Prescription drug abuse and the continuing threat caused by pill mills continue to be a top priority of mine.
With an average of six to seven people dying every day due to a causal connection with prescription drugs, it became obvious that something needed to be done to shut off the flow of drugs at the source.
Florida was once the destination of choice for out-of-state drug seekers. However, new laws my Senate office worked on are tightening the vise on pill mills and those who operate them. My hope is that one day soon, illegal pill mills will be put out of business in Florida, leaving behind only legitimate pain management clinics who serve those who truly are in need of medical care.
A new law, which took effect Oct. 1, makes it very difficult for unregistered pain clinics to operate. However, at least one unscrupulous individual has found a loophole in existing law.
As publicized in the St. Petersburg Times, a felon run out of Hillsborough County for running an unlicensed pain clinic recently moved to Pasco County and has opened up a cash-only urgent care clinic, the Wesley Chapel Medical Group. Because the operator does not accept third-party payments (i.e. Medicaid, private insurance) current law does not require the clinic to be registered. My staff and I plan to work on closing that loophole.
It is doubtful this business practice is limited to one community. I have no doubt my colleagues across Florida would not want people running unlicensed clinics in their respective communities.
During the 2011 session of the Florida Legislature, my Senate office has set its sights on making the acquisition of prescription drugs by abusers and dealers even more difficult. I will continue to strengthen the Prescription Drug Monitoring Program (PDMP), which was authorized in 2009 through legislation my Senate office worked on. The monitoring program is expected to go online in early 2011 and will provide pharmacists and doctors with a tool to identify doctor shoppers and others who may be abusing prescription medications. Pharmacists are tasked with using the program and reporting trends they may see (i.e. those who doctor shop or present fraudulent prescriptions). I will be sponsoring provisions that will help elevate the effort to national standards, which in turn will help the monitoring program's fundraising arm to apply for grants for which it now is not qualified.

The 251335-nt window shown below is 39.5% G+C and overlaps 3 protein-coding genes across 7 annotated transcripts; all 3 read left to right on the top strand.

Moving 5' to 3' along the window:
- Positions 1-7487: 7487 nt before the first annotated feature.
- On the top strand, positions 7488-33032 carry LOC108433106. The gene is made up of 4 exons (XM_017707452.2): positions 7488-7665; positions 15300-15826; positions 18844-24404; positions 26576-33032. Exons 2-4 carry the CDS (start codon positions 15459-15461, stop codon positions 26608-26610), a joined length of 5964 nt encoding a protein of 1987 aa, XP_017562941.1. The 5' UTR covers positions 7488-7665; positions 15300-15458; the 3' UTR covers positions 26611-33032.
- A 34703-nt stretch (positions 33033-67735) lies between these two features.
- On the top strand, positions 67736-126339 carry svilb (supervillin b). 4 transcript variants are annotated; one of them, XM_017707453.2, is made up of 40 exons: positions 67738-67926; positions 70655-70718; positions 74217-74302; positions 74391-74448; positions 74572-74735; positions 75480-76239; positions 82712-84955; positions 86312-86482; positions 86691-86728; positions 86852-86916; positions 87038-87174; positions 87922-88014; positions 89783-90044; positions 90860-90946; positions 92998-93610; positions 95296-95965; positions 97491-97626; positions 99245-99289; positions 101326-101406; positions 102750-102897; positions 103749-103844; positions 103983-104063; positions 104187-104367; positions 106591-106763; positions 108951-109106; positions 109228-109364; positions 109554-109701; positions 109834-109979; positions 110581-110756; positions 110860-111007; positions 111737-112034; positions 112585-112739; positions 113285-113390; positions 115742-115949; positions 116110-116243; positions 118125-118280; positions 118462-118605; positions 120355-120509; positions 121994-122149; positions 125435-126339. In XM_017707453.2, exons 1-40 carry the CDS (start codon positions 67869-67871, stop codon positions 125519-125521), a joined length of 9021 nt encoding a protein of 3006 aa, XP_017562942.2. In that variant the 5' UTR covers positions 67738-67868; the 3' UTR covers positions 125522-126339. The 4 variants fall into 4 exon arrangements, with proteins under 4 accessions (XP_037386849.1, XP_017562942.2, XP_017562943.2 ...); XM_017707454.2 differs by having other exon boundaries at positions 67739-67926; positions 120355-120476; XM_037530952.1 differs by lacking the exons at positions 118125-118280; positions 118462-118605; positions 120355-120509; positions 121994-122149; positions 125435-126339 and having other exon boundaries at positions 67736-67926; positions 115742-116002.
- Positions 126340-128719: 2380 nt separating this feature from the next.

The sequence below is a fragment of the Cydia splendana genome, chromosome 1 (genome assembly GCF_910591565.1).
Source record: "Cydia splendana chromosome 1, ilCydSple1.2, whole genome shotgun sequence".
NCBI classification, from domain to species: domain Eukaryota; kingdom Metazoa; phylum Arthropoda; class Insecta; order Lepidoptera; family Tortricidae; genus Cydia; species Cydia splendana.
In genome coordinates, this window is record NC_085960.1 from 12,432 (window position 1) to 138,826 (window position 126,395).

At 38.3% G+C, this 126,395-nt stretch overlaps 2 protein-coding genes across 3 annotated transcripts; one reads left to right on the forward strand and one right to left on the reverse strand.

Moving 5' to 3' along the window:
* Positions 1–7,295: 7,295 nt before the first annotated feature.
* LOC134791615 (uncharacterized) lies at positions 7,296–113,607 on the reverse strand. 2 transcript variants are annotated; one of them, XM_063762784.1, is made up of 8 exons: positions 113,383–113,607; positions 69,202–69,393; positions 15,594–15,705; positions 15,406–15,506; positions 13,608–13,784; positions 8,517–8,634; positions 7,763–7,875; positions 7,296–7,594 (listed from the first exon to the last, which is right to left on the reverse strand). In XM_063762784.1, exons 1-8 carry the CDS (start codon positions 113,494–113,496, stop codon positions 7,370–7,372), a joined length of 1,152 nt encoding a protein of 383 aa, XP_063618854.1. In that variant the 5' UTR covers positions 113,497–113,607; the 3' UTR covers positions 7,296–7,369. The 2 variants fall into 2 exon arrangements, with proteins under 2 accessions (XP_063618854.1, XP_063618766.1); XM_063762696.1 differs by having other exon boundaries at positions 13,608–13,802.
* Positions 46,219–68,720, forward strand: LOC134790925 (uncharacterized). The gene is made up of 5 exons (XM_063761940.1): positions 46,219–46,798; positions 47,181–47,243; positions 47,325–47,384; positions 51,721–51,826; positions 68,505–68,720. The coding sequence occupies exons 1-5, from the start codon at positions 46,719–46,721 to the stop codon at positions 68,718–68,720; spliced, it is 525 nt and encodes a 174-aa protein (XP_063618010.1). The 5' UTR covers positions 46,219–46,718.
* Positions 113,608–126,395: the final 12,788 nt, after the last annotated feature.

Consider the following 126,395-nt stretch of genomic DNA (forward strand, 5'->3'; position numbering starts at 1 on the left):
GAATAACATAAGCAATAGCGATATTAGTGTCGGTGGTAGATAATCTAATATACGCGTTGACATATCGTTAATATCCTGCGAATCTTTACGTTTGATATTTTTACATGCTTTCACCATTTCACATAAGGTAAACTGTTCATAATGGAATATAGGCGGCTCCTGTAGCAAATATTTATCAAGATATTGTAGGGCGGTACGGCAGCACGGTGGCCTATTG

Working in concert with the Florida Office of Drug Control, I will be sponsoring additional legislation that strengthens public safety in many ways. Conforming state drug schedules to federal drug schedules will assist law enforcement as new drugs (synthetic marijuana for example) become readily available to the public. The Statewide Drug Policy Advisory Council will be given a greater role in recommending to the Florida Legislature drug schedule changes as this group is uniquely qualified to identify the prevalence of emergent drugs. Additionally, this legislation will make doctor shopping more difficult. Overall, the goal of my 2011 public safety legislation will be to save lives by decreasing prescription drug abuse and diversion.
I applaud local media for keeping the spotlight on pill mills as well as making the public aware of the need for the Prescription Drug Monitoring Program.
Florida has come a long way in the last couple of years but we still have far to go. My staff and I look forward to the 2011 legislative session and the opportunities it holds for the chance to make Florida even safer.
Short of putting up signs at the border stating "Drug Abusers Stay Out," my Senate office believes that we will be successful in making Florida safer for our families and tourists, but not pill mill operators and the people who patronize them.
Sen. Mike Fasano represents District 11 which includes portions of Pasco and Hernando counties.